The IRS is offering new perks for people with disabilities. The agency now allows them to deposit more money into their Achieving a Better Life Experience (ABLE) accounts and they can qualify for the Saver’s Credit for low- and moderate-income workers.
The changes are courtesy of the Tax Cuts and Jobs Act (TCJA), which also allows disabled individuals to roll money from their qualified tuition programs (529 plans) into their ABLE accounts. States also can offer special ABLE accounts to people who become disabled before age 26.
“Recognizing the special financial burdens faced by families raising children with disabilities, ABLE accounts are designed to enable people with disabilities and their families to save for and pay for disability-related expenses,” according to an IRS statement about the changes.
Contributions aren’t deductible but distributions, including earnings, are tax-free to the designated beneficiary if used to pay qualified disability expenses. Those expenses can include housing, education, transportation, health, prevention and wellness, employment training and support, assistive technology and personal support services, and other disability-related expenses.
Beginning this year, beneficiaries who work can contribute part or all of their earnings to their ABLE account. That’s besides the current allowable contribution limit of $15,000 as the annual gift tax exclusion amount.
But the additional contribution is limited to the poverty limit for a single taxpayer. In 2018, that is $12,140 in the contiguous U.S.; $13,960 in Hawaii and $15,180 in Alaska. But the beneficiary can’t make the additional contribution if their employer contributes to a workplace retirement plan on their behalf.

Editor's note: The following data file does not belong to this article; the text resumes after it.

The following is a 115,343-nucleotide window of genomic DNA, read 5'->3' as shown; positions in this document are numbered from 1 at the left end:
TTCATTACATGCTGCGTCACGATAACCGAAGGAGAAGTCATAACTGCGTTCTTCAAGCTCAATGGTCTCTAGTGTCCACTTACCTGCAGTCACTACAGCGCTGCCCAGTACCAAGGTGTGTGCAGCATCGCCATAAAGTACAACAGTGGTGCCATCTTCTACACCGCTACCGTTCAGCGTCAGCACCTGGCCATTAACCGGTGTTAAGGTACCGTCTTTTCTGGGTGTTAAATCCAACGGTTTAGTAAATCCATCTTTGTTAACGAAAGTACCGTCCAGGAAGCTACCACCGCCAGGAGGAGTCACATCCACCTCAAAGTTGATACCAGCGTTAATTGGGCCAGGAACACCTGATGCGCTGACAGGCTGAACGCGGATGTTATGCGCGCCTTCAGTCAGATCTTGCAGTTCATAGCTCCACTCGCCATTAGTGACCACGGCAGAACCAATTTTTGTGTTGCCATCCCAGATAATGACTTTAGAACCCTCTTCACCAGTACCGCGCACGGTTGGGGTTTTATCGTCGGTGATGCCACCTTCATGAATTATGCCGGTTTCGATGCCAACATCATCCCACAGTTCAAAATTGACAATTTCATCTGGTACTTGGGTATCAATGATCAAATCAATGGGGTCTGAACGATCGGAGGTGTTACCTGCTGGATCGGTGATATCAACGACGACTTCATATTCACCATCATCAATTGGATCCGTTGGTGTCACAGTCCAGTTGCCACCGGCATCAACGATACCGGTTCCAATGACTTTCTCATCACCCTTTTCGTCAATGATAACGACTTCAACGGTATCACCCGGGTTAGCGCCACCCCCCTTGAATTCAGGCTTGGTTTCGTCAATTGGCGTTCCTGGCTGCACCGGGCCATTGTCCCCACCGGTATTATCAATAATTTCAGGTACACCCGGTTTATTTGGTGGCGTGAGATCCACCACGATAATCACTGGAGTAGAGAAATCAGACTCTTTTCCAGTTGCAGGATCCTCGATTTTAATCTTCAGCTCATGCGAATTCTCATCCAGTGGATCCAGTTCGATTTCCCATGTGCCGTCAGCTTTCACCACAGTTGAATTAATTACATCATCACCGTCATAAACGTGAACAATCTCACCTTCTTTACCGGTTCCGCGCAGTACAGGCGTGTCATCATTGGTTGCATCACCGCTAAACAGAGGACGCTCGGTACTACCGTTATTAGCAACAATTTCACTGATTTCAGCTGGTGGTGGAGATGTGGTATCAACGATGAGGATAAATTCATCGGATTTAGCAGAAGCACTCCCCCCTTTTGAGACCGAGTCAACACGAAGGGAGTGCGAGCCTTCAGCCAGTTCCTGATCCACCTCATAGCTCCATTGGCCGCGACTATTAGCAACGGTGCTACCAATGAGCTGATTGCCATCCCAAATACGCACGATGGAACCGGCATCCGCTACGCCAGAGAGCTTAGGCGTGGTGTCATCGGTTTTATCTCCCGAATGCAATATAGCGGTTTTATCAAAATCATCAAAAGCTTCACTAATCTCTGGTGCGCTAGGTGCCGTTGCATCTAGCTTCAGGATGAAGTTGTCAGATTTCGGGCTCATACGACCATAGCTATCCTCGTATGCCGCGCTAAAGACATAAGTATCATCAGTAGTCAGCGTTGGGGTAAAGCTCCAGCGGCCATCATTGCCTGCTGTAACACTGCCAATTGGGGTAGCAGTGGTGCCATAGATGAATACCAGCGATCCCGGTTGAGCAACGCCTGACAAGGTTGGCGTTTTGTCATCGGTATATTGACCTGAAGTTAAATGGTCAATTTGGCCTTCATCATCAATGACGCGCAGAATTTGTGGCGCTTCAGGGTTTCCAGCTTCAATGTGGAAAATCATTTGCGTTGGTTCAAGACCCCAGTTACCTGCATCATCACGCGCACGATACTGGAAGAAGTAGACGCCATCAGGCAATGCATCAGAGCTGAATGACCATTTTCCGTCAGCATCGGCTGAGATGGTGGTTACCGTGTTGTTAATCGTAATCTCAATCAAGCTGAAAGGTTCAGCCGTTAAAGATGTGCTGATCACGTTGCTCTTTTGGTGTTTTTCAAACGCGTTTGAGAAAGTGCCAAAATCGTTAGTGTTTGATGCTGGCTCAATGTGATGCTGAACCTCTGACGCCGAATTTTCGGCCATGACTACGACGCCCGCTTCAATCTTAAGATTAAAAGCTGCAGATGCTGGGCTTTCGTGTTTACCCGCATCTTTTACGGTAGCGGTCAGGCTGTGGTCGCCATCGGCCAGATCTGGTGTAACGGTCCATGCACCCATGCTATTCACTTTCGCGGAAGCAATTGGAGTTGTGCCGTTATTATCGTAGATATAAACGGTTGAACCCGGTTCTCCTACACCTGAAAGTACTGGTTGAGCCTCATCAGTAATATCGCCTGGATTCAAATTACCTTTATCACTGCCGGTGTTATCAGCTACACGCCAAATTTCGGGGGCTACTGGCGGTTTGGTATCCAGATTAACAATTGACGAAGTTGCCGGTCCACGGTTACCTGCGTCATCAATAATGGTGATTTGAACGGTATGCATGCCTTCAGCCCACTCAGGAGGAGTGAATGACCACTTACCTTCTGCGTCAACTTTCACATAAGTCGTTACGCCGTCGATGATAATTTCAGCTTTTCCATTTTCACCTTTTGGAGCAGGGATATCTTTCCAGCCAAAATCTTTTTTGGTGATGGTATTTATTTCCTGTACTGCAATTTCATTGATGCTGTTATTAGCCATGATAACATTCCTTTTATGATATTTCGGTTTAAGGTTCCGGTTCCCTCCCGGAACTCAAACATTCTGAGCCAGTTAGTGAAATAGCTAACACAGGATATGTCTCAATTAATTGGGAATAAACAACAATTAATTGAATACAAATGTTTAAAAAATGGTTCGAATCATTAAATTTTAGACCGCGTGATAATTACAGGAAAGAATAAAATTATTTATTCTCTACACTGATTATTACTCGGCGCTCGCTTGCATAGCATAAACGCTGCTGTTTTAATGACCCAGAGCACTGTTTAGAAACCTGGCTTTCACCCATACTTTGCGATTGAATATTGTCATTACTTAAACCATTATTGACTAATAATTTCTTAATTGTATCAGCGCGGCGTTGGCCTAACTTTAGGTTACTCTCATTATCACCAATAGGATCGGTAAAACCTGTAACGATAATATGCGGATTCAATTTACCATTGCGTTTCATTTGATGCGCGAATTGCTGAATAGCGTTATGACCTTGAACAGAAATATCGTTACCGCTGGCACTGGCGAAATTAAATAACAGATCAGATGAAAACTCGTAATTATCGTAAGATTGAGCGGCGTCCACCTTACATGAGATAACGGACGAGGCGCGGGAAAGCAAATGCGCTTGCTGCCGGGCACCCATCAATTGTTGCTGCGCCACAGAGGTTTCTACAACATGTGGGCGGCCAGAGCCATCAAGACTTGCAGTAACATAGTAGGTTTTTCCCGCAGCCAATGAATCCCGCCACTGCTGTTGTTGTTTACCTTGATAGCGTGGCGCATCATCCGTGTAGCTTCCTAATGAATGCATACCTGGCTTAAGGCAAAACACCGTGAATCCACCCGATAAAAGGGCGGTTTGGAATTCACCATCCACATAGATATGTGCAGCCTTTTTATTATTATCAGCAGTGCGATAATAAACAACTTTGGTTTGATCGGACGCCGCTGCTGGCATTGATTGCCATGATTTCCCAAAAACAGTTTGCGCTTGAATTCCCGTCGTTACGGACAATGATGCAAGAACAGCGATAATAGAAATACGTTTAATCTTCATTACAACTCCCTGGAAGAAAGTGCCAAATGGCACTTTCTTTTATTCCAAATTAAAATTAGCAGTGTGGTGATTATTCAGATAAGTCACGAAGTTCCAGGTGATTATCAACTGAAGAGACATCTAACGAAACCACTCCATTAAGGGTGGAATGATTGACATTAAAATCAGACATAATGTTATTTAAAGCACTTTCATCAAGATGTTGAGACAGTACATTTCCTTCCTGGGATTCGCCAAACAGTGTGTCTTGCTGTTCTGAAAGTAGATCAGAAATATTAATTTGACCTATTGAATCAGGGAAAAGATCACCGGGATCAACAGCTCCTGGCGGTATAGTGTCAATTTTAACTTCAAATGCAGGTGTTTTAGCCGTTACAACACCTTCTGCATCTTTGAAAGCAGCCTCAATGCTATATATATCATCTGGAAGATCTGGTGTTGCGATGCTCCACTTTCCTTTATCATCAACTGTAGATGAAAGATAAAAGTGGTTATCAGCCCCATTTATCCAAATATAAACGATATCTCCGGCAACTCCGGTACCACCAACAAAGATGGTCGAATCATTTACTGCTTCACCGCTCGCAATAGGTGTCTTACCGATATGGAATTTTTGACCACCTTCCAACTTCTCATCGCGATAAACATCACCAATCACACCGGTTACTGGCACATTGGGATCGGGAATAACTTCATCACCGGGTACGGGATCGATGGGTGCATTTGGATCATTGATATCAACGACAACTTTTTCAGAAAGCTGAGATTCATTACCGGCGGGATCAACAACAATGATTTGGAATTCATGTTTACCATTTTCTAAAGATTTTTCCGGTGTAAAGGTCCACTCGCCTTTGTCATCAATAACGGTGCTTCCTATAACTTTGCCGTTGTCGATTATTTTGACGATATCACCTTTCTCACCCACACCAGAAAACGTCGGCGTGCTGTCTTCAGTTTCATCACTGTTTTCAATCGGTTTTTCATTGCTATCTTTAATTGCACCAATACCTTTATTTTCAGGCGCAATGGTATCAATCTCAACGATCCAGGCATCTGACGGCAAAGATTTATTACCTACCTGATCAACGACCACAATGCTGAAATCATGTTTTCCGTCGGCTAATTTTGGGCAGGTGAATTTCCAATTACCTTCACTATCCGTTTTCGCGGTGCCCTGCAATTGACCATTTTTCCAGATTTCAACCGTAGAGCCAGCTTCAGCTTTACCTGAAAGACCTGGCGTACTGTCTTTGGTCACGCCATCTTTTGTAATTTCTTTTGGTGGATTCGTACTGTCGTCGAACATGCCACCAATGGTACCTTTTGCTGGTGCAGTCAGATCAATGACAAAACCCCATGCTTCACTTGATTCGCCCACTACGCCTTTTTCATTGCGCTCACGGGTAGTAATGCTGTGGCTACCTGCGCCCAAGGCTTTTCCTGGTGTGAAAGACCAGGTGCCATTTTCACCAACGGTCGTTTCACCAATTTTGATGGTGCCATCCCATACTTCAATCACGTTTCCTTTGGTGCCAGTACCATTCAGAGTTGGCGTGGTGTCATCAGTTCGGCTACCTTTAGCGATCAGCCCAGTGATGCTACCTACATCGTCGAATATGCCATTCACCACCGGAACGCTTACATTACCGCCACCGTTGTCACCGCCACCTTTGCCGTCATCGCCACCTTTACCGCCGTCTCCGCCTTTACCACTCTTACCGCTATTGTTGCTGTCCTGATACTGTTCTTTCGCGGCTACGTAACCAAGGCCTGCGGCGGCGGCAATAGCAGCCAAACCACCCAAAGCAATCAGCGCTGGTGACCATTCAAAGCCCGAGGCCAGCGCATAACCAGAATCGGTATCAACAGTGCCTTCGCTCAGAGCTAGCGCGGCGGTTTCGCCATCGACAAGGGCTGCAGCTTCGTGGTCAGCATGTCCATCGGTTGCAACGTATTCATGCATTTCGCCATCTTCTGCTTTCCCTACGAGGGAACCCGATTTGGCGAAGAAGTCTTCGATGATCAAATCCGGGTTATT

As for the Saver’s Credit, ABLE account beneficiaries can qualify for it according to what they put in their ABLE accounts. Up to $2,000 of the contributions qualify for the credit, which is designed to help low- and moderate-income employees. The Saver’s Credit is claimed on Form 8880, Credit for Qualified Retirement Savings Contributions. The credit can cut taxes owed or increase the refund.
The IRS notes, however, that Form 8880 will be revised sometime this year to reflect TCJA changes. Finally, some funds now can be put in an ABLE account from the beneficiary’s own 529 plan or from the 529 plan of some family members.
The IRS urges disabled taxpayers who make use of these various tactics to ensure they are withholding the right amount of income tax from their paychecks. Taxpayers can check their withholding through the IRS’s Withholding Calculator.
Terry Sheridan is an award-winning journalist who has covered real estate, mortgage finance, health care, insurance, personal finance, and accounting and taxation issues for newspapers, magazines, and websites. A Chicago native and former South Florida resident, she now lives in New England.